Abbas urged to quit, scrap government

Fatah officials have asked the Palestinian president to resign, dissolve the Palestinian Authority and return responsibility for the occupied territories to Israel in protest against Tel Aviv's actions.

    President Abbas said he would consider the proposal

    Fatah officials said on Friday the idea of scrapping the Palestinian Authority (PA) was debated for the first time on Thursday night by the Fatah central committee, which controls Mahmoud Abbas's faction.
    The discussion highlighted frustrations within Fatah, beaten by Hamas in elections in January, after Israel's seizure of a Palestinian leader in a prison raid in the West Bank this week.
    A Fatah official said Abbas's aide, Tayib Abd al-Rahim, had sparked the debate in the central committee, winning support from several members.

    "Abdel-Rahim said at the meeting Abbas must consider resigning and dissolving the Palestinian Authority if Israel continues with its attacks and unilateral measures," said the official, who asked not to be named.
    "Why should we accept blow after blow to President Abbas whom the world claims to support?"

    Abbas, who resigned once when he was prime minister under the late Yasser Arafat, and has threatened to quit since becoming president, told the central committee that he would consider the proposal, the official said.

    Hamas opposition
    Islamist resistance movement Hamas, which is about to form a government that Fatah and other factions have refused to join, said it opposed dissolving the PA.

    "Why should we accept blow after blow to President Abbas whom the world claims to support?"

    Fatah official quoting
    Tayib Abd al-Rahim,
    aide to Mahmoud Abbas

    Khalid Sulayman, a Hamas member of parliament, said: "This is not the right national position to take."

    Sami Abu Zuhri, a Hamas spokesman, asked why Fatah members had not proposed scrapping the PA earlier when its writ was undermined by Israeli offensives in the West Bank.
    "These events were more grave than what happened in Jericho," he said.

    Aid groups and an international envoy have warned of the risk of chaos and violence if the PA collapses amid moves to isolate a Hamas-led government.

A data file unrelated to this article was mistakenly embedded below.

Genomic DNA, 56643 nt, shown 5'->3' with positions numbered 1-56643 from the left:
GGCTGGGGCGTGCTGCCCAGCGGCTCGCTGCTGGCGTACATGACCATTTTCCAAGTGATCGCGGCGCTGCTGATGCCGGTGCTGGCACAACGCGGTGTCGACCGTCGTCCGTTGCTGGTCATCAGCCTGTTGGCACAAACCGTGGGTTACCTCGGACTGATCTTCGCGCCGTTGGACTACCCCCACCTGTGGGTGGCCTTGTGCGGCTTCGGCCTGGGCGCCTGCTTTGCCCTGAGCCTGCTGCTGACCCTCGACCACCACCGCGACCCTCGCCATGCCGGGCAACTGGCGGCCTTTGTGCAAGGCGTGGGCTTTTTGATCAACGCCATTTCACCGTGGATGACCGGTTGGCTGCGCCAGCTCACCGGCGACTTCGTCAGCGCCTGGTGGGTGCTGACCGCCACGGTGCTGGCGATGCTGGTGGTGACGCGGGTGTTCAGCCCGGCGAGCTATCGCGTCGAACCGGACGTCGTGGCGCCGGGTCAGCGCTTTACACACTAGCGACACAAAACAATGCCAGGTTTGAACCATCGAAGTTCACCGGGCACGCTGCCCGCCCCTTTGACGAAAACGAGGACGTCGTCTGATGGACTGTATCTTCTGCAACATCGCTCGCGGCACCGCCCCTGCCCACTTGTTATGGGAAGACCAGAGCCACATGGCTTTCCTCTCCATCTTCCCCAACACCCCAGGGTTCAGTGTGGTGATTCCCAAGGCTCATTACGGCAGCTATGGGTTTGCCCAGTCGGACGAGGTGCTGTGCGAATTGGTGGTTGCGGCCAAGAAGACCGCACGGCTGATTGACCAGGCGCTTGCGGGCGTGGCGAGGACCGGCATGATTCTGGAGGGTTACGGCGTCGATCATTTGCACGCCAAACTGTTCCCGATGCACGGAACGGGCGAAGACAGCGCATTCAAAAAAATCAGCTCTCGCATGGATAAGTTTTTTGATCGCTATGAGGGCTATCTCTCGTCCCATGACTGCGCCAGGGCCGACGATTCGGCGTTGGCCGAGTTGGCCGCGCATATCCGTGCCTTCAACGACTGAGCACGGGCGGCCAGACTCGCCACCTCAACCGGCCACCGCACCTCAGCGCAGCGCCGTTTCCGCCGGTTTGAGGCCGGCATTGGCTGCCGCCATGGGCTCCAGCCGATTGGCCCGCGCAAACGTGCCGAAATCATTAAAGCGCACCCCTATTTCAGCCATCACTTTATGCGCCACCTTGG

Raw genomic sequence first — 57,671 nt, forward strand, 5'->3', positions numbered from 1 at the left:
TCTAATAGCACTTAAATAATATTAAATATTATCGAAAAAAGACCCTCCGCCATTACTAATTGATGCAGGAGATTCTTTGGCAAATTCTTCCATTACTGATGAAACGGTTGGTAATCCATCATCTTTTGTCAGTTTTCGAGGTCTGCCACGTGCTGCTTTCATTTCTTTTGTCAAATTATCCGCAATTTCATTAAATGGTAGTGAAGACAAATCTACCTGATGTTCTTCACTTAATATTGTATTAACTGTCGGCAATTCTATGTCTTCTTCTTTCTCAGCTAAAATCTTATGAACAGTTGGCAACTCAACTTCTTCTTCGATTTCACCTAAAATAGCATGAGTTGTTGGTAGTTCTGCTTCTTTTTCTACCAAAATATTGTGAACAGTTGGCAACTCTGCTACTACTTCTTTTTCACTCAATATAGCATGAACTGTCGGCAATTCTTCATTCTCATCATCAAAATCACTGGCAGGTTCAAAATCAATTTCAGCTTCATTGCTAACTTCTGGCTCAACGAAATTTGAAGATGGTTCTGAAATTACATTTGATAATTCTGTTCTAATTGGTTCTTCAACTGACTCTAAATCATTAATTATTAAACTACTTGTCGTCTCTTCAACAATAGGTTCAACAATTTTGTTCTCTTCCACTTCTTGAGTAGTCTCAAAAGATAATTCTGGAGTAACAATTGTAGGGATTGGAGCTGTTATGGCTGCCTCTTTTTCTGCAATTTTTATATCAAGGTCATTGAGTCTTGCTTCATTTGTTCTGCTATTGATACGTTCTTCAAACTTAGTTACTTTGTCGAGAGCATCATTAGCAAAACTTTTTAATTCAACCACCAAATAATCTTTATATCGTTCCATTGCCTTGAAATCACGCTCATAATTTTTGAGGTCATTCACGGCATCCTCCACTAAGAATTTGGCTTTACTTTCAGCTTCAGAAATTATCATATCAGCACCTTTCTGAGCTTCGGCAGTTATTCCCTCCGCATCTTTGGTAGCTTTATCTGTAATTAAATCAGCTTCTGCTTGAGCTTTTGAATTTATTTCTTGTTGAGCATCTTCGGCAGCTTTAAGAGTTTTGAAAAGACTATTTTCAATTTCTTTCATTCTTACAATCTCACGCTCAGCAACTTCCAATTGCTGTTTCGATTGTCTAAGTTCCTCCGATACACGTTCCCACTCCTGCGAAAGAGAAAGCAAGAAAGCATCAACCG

Fatah officials said winding up the PA would be a protest against what they saw as efforts by Israel and the United States to sideline Abbas as a negotiating partner.
    They said it would be timely because unilateral Israeli policies had already weakened the PA and dimmed hopes of achieving a viable, contiguous Palestinian state.
    Many Palestinians saw Tuesday's prison raid in the West Bank city of Jericho as a deliberate attempt to humiliate Abbas and the PA.

    "This is not the right national position to take"

    Khalid Sulayman,
    Hamas member of parliament

    Ehud Olmert, the interim Israeli prime minister, has said he will impose final borders if Hamas does not change course.
    By withholding Palestinian tax revenues to deny funds to a Hamas-led government, Israel has also pushed the PA to seek international funds to pay public sector salaries.
    Israel has accused Abbas of not fulfilling Palestinian obligations to disarm armed factions under a US-negotiated peace plan.

    Israel's own commitments to freeze settlement building have not been met.

    Fatah's ruling committee has never previously considered dismantling the PA created by the Palestine Liberation Organisation under the Oslo peace deals with Israel in 1994.
    The original concept was to give 3.5 million Palestinians in the West Bank and Gaza a say over their affairs until statehood.
    Dissolving a body that Fatah had dominated until the election would require the PLO formally to hand responsibility for the territories back to Israel.

    The PLO could then urge UN action to end Israel's occupation, advocates of the plan say.

    SOURCE: Reuters


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